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As the holiday season is in full force, it’s that time of year to travel from coast to coast to see your loved ones and family. As if the demands of preparing pounds and pounds of food or purchasing the perfect gifts aren’t stressful enough, don’t let the stress and aches from your travel ware you down.
 
Here are a few tips to help ease those stubborn aches.
 
Maintaining a proper nutrition: With turkey, mashed potatoes and stuffing on everyone’s mind don’t lose track of the importance of healthy eating. Not being at home and on the go can sometimes play a role in disregarding our regular eating routines and physical activity. A lot more of the foods you may eat while traveling might be quick, salty, and dehydrating all without the proper water intake. Sodas, coffees and adult beverages seem like they would be a surge of energy, but don’t avoid the basics.
 
With the lack of water causes dehydration, aiding those little pains. Proper hydration and water intake allows your body to function properly from blood flow to joint hydration to muscle activity.
 
Posture: Don’t slouch; sit up straight! Don’t lose the natural curve in your back that prevents stress and pressure on your tissues and nerves. If it’s hard for you to sit straight all the time, add a pillow behind your lower back to help push out your lower lumbar. Don’t forget to pull your hips all the way to the back of wherever you are sitting.
 
Especially after a long days travel, by plane or car, don’t sit down for a few minutes once you’ve arrived. Allow your body to give your spine and back a break and place your body in decompressed positions. This alleviates extra pressure and restores any lost nutrients back to your spine
 
Get up and move: Not only is sitting posture important, but make sure you’re moving around too! Movement helps improve blood flow and joint nutrition. If you are traveling and find yourself sitting for a long amount of time, try and change position once every 30 minutes. Partake in a little stretch, lean forward and shift side to sides, put a little twist in it!
 
Or maybe you’re standing for a prolonged period of time. Change positions as often as you can. If that’s shifting you weight from leg to leg or leaning or sitting against a wall, switch it up. Be active. Do mini calf raises, rising onto your toes and engage your leg muscles. Help to get you blood pumping and prevent pain from swelling that might accumulate from being in one position for too long.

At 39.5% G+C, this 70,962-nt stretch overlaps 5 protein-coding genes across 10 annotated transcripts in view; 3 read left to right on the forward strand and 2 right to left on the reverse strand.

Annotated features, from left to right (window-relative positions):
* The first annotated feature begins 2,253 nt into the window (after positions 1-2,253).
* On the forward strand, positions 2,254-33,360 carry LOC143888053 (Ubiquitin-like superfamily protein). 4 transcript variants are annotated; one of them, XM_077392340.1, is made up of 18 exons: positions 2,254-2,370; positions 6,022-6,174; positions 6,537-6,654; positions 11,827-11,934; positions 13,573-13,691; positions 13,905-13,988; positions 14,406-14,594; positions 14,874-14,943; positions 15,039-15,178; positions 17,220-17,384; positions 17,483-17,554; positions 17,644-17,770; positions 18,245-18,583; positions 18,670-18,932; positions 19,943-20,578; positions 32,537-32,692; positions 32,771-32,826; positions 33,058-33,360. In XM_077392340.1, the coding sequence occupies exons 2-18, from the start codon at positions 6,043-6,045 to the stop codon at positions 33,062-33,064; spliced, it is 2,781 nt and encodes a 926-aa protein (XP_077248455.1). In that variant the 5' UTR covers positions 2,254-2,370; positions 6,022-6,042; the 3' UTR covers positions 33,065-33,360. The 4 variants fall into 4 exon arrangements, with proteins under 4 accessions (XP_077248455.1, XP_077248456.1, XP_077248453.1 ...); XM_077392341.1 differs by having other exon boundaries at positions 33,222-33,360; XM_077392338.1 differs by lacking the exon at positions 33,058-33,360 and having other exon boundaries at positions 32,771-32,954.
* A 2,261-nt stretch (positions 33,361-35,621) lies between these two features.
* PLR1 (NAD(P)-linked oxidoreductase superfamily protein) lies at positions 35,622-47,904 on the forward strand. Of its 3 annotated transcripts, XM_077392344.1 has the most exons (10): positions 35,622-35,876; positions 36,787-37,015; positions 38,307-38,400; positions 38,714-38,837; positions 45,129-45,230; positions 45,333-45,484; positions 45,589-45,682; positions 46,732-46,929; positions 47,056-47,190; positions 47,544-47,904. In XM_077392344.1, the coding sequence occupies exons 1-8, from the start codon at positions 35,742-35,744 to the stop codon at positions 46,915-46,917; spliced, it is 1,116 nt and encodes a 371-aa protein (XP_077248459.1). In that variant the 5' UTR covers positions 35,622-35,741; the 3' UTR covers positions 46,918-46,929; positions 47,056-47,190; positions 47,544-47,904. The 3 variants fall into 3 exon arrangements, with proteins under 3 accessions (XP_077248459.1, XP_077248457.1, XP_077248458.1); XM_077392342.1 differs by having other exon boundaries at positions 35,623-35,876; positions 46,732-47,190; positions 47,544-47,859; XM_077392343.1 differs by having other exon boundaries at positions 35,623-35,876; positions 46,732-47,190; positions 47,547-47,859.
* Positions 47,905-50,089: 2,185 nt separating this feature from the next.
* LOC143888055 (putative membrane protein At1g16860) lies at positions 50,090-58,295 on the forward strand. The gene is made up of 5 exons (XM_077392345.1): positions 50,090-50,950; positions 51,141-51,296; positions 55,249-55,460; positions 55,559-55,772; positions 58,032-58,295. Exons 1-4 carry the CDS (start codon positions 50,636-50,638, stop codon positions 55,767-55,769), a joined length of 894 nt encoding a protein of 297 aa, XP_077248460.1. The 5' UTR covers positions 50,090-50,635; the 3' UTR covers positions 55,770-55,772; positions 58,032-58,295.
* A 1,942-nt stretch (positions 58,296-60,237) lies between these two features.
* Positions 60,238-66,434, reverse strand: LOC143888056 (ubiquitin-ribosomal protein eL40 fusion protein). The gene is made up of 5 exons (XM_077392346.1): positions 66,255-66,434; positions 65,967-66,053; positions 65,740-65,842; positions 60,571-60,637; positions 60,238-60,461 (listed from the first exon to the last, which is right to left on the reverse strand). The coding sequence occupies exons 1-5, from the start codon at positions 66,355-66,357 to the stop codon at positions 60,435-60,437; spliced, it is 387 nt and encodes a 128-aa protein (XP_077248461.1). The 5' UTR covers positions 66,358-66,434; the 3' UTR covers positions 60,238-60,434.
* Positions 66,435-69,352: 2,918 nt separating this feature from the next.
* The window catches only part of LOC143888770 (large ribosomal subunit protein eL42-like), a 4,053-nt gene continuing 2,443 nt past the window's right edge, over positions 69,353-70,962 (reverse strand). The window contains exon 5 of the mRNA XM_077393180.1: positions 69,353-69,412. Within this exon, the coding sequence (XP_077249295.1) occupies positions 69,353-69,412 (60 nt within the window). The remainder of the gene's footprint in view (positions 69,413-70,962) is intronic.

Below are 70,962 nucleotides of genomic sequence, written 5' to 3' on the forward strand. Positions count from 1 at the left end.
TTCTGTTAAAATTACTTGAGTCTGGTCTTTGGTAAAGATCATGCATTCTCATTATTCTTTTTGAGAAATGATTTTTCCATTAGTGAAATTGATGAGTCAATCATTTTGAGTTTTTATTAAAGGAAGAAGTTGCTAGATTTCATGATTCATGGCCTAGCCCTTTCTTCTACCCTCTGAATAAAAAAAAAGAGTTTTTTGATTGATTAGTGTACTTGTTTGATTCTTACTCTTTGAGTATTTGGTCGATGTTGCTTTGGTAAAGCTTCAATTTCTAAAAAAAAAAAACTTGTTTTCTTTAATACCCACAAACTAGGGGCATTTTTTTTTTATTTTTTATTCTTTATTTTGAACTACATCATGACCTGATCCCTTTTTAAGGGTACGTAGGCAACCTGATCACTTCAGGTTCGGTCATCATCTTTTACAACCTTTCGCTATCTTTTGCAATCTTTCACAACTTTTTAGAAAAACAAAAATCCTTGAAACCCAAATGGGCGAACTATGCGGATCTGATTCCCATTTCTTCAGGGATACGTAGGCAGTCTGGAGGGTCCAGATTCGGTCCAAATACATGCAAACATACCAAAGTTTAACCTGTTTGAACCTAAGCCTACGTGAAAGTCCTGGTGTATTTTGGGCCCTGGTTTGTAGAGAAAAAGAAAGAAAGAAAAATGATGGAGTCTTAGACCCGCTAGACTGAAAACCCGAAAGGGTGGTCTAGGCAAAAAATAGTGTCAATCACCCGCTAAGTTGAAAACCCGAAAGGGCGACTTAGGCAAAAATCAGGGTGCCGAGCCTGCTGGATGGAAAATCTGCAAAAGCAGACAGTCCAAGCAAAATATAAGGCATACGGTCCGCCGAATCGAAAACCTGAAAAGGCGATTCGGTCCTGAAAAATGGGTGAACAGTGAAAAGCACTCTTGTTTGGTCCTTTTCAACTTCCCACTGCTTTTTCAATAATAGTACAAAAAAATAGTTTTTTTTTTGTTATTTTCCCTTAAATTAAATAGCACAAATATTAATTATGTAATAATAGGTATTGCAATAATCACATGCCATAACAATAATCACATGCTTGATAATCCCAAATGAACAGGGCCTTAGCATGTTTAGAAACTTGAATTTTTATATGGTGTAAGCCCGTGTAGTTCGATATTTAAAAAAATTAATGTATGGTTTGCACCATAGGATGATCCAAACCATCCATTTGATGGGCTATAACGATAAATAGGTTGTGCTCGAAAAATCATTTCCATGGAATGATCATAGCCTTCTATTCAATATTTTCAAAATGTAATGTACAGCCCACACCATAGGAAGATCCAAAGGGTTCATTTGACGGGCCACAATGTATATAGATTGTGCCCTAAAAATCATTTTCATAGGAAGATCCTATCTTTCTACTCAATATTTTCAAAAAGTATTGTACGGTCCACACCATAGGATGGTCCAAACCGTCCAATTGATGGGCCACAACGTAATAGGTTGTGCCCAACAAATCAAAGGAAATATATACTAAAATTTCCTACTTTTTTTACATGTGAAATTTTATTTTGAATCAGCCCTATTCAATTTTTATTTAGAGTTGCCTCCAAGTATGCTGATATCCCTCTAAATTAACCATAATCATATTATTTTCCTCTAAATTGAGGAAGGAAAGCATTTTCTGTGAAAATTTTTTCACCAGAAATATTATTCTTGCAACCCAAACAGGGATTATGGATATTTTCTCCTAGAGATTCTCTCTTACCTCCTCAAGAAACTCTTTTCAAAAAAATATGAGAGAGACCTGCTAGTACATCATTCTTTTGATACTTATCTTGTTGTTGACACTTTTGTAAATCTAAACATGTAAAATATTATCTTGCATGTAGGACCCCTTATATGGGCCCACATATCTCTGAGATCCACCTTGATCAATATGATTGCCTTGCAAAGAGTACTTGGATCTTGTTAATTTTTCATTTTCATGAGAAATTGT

Maybe it’s your shoulders that are bothering you. Do some shoulder rolls and make sure to keep your head upright. To decrease tension in the neck and shoulder, pull your chin back to maintain a neutral neck position. Applying these positions can prevent headaches and improve the feel of your overall body.
 
Pack light: Regardless of where you go, your personal belongings follow. If that’s presents and souvenirs or your favorite holiday sweater, only pack the essentials. Anything like a purse that goes on your shoulder, only pack the basics. If you’re carrying a backpack, try and keep it light, but pack the heaviest items towards the back and keep the straps pulled tight so your pack sits above your hips. And for suitcases, also pack the heaviest items on the bottom so the balance of when you roll your suitcase reduces strain on your body.
 
If the heaviest of your luggage sits on your shoulders, try and alternate the shoulder it rests on. If you don’t need to rush, don’t! Periodically place your luggage on the ground and take a second to breathe! If you do have to pick up and lift your suitcase up at any point, lift from the legs. Try to avoid twisting at the waste if you’re holding your bag helping reduce heavy forces on your spine. Don’t be shy to ask for help!
 
Overall, have a safe holiday travelling season! And don’t forget the earplugs to help reduce the fatigue and pain placed on your brain. If it’s to drown out a loved ones snoring or to drown out the sounds of the engines when traveling, just plug them in!